The Washington Post examines some of the nettling questions that city leaders now routinely face when protests follow controversial police shootings: Do you release video footage of the confrontation? Do you deploy officers in riot gear? Do you call in the National Guard? This is their new new reality when a tragically common occurence — the shooting of a black man by police — has the potential to unleash chaos upon their communities, in which the wrong decision can set a city afire. Charlotte is now struggling through those decisions, drawing on painful lessons learned in places such as Ferguson, Mo., Baton Rouge, Baltimore, Chicago and Minneapolis. But even now — more than two years after riots in Ferguson rocked the nation, after countless after-action reports, investigations and panel discussions by mayors who have weathered their own cities’ protests — it remains extraordinarily difficult to de-escalate public anger when police shoot and kill another black man.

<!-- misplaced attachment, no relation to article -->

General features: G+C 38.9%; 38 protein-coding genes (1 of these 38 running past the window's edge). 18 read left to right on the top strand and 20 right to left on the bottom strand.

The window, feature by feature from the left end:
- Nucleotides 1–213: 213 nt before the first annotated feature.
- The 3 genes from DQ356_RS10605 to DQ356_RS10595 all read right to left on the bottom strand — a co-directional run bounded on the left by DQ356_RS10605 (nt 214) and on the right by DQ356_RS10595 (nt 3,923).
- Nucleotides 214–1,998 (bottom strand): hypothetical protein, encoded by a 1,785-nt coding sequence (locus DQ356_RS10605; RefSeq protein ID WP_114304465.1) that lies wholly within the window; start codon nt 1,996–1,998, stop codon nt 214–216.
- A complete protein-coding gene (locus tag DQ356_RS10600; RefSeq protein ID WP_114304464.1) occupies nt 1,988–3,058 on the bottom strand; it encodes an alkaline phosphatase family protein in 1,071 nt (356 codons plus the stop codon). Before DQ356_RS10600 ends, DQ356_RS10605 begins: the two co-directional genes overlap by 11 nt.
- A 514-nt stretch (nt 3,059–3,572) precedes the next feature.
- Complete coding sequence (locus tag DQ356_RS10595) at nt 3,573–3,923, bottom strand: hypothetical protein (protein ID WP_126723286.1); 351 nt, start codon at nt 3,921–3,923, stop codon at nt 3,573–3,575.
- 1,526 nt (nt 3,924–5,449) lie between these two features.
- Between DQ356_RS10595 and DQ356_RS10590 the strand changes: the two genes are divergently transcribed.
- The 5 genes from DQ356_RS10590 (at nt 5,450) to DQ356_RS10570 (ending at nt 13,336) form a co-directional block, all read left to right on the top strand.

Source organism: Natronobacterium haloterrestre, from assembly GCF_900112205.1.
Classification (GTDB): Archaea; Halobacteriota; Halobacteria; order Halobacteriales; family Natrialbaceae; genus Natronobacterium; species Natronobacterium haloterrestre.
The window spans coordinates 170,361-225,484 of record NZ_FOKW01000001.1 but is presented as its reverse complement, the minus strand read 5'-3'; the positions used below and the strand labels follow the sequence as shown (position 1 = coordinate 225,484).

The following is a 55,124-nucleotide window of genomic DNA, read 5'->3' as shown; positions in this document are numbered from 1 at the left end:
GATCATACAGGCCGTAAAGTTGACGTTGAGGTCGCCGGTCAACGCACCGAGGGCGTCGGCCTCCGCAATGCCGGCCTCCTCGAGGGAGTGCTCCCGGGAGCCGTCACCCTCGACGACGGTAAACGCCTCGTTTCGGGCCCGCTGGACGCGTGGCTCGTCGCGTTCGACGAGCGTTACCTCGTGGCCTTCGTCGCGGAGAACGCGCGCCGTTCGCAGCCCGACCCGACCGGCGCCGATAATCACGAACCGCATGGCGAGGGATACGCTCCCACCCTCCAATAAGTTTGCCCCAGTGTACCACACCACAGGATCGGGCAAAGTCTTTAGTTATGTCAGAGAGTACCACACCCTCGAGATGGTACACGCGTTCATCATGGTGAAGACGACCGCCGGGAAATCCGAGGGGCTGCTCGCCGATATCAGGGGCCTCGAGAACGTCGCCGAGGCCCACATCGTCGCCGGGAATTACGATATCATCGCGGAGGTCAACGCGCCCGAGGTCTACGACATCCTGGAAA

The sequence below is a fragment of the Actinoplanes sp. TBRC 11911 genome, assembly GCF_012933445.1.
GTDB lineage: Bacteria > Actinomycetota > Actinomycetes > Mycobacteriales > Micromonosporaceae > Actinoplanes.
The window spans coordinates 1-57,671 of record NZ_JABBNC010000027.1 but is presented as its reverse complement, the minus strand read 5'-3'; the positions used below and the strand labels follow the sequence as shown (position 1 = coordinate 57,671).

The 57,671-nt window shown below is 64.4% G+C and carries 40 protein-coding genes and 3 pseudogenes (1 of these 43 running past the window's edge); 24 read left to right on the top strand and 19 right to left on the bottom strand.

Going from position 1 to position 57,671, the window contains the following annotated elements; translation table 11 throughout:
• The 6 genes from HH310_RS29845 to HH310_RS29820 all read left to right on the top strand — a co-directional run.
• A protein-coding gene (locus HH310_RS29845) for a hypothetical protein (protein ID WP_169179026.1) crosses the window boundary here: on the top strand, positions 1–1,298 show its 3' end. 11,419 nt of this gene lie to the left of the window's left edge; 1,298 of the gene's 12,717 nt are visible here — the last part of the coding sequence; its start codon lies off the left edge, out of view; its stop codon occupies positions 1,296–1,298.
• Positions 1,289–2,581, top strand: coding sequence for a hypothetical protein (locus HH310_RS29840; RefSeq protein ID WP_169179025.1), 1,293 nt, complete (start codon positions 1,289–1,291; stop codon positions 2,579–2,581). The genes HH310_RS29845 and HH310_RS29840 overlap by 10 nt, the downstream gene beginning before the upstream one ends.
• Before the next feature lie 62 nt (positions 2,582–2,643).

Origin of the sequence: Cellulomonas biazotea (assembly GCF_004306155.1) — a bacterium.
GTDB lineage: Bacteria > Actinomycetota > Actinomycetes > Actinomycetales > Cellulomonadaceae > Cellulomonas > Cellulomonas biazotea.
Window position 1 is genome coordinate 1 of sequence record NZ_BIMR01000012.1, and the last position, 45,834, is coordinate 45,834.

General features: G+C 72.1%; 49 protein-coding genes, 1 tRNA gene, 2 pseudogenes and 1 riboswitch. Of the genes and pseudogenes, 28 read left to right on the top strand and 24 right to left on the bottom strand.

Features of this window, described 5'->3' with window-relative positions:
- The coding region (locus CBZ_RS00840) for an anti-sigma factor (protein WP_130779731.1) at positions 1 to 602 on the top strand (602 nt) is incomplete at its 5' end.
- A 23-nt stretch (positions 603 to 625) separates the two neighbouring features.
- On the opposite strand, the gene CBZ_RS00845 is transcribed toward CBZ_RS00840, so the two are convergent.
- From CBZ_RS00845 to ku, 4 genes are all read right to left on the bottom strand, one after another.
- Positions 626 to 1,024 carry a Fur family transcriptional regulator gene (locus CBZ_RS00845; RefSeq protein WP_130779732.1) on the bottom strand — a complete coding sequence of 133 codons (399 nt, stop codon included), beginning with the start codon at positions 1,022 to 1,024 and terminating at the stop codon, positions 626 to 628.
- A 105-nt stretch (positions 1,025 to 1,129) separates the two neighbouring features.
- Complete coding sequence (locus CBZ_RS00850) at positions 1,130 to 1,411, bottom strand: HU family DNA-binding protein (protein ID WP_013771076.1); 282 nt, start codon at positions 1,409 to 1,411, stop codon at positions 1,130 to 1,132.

In Charlotte, officials have declined to release police video of Tuesday’s fatal shooting of Keith Lamont Scott. In stark contrast, officials in Tulsa this week waited just two days before releasing multiple videos and recordings documenting the fatal shooting of a 40-year-old black man in that city. (Tulsa Officer Betty Shelby was charged with first-degree manslaughter in the case on Thursday.) “It was something that we talked about over the years, that if something of this magnitude were to happen, being transparent, giving out information as quickly and as complete as possible,” Tulsa Mayor Dewey Bartlett told the media. “We don’t want to be perceived as trying to cover something up.” Other cities have also have quickly released videos of officer-involved shootings in an effort to avoid becoming the next Ferguson.